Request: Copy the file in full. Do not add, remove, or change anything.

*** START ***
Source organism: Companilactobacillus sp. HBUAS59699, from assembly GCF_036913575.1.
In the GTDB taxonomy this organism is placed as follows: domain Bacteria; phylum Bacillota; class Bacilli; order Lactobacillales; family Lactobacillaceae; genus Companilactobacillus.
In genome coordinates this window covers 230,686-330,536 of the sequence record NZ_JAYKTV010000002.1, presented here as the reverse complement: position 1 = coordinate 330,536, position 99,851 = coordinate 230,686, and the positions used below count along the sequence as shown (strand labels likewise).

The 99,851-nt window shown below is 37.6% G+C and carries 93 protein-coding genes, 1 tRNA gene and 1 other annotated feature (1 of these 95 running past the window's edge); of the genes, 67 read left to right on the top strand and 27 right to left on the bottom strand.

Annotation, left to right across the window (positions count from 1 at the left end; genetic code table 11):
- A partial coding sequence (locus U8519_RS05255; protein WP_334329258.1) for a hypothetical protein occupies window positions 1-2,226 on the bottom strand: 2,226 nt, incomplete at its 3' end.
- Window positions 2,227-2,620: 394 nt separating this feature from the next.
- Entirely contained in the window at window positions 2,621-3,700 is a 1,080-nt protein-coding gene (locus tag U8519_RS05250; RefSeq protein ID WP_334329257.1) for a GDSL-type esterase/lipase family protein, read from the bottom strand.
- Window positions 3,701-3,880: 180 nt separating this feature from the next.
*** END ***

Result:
Source organism: Companilactobacillus sp. HBUAS59699, from assembly GCF_036913575.1.
In the GTDB taxonomy this organism is placed as follows: domain Bacteria; phylum Bacillota; class Bacilli; order Lactobacillales; family Lactobacillaceae; genus Companilactobacillus.
In genome coordinates this window covers 230,686-330,536 of the sequence record NZ_JAYKTV010000002.1, presented here as the reverse complement: position 1 = coordinate 330,536, position 99,851 = coordinate 230,686, and the positions used below count along the sequence as shown (strand labels likewise).

The 99,851-nt window shown below is 37.6% G+C and carries 93 protein-coding genes, 1 tRNA gene and 1 other annotated feature (1 of these 95 running past the window's edge); of the genes, 67 read left to right on the top strand and 27 right to left on the bottom strand.

Annotation, left to right across the window (positions count from 1 at the left end; genetic code table 11):
- A partial coding sequence (locus U8519_RS05255; protein WP_334329258.1) for a hypothetical protein occupies window positions 1-2,226 on the bottom strand: 2,226 nt, incomplete at its 3' end.
- Window positions 2,227-2,620: 394 nt separating this feature from the next.
- Entirely contained in the window at window positions 2,621-3,700 is a 1,080-nt protein-coding gene (locus tag U8519_RS05250; RefSeq protein ID WP_334329257.1) for a GDSL-type esterase/lipase family protein, read from the bottom strand.
- Window positions 3,701-3,880: 180 nt separating this feature from the next.